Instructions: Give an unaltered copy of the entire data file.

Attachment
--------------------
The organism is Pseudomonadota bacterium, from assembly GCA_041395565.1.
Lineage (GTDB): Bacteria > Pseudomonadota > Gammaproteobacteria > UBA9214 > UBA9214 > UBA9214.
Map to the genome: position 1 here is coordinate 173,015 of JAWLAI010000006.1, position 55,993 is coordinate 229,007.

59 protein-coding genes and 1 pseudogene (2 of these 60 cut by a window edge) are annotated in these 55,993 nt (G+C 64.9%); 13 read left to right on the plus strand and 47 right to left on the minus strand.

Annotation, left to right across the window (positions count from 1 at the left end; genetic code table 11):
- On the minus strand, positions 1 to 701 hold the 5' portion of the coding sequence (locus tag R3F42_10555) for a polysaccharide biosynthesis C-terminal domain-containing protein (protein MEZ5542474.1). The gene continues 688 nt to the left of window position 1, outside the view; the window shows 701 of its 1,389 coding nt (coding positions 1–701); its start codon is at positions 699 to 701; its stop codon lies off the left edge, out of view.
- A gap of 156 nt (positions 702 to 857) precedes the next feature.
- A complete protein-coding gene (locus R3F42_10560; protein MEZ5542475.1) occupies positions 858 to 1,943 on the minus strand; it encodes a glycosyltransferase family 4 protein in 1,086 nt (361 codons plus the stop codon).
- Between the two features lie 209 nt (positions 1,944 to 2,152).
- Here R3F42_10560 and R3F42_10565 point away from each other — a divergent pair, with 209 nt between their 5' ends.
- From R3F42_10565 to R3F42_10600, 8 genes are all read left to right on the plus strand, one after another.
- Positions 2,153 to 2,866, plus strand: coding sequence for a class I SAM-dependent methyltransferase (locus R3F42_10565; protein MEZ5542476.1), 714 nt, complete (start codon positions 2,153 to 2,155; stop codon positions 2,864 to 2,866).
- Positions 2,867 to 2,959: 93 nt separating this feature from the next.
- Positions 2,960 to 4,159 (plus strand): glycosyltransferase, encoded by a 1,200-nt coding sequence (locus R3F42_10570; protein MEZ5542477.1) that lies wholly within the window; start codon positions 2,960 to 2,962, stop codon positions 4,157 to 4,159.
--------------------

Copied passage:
The organism is Pseudomonadota bacterium, from assembly GCA_041395565.1.
Lineage (GTDB): Bacteria > Pseudomonadota > Gammaproteobacteria > UBA9214 > UBA9214 > UBA9214.
Map to the genome: position 1 here is coordinate 173,015 of JAWLAI010000006.1, position 55,993 is coordinate 229,007.

59 protein-coding genes and 1 pseudogene (2 of these 60 cut by a window edge) are annotated in these 55,993 nt (G+C 64.9%); 13 read left to right on the plus strand and 47 right to left on the minus strand.

Annotation, left to right across the window (positions count from 1 at the left end; genetic code table 11):
- On the minus strand, positions 1 to 701 hold the 5' portion of the coding sequence (locus tag R3F42_10555) for a polysaccharide biosynthesis C-terminal domain-containing protein (protein MEZ5542474.1). The gene continues 688 nt to the left of window position 1, outside the view; the window shows 701 of its 1,389 coding nt (coding positions 1–701); its start codon is at positions 699 to 701; its stop codon lies off the left edge, out of view.
- A gap of 156 nt (positions 702 to 857) precedes the next feature.
- A complete protein-coding gene (locus R3F42_10560; protein MEZ5542475.1) occupies positions 858 to 1,943 on the minus strand; it encodes a glycosyltransferase family 4 protein in 1,086 nt (361 codons plus the stop codon).
- Between the two features lie 209 nt (positions 1,944 to 2,152).
- Here R3F42_10560 and R3F42_10565 point away from each other — a divergent pair, with 209 nt between their 5' ends.
- From R3F42_10565 to R3F42_10600, 8 genes are all read left to right on the plus strand, one after another.
- Positions 2,153 to 2,866, plus strand: coding sequence for a class I SAM-dependent methyltransferase (locus R3F42_10565; protein MEZ5542476.1), 714 nt, complete (start codon positions 2,153 to 2,155; stop codon positions 2,864 to 2,866).
- Positions 2,867 to 2,959: 93 nt separating this feature from the next.
- Positions 2,960 to 4,159 (plus strand): glycosyltransferase, encoded by a 1,200-nt coding sequence (locus R3F42_10570; protein MEZ5542477.1) that lies wholly within the window; start codon positions 2,960 to 2,962, stop codon positions 4,157 to 4,159.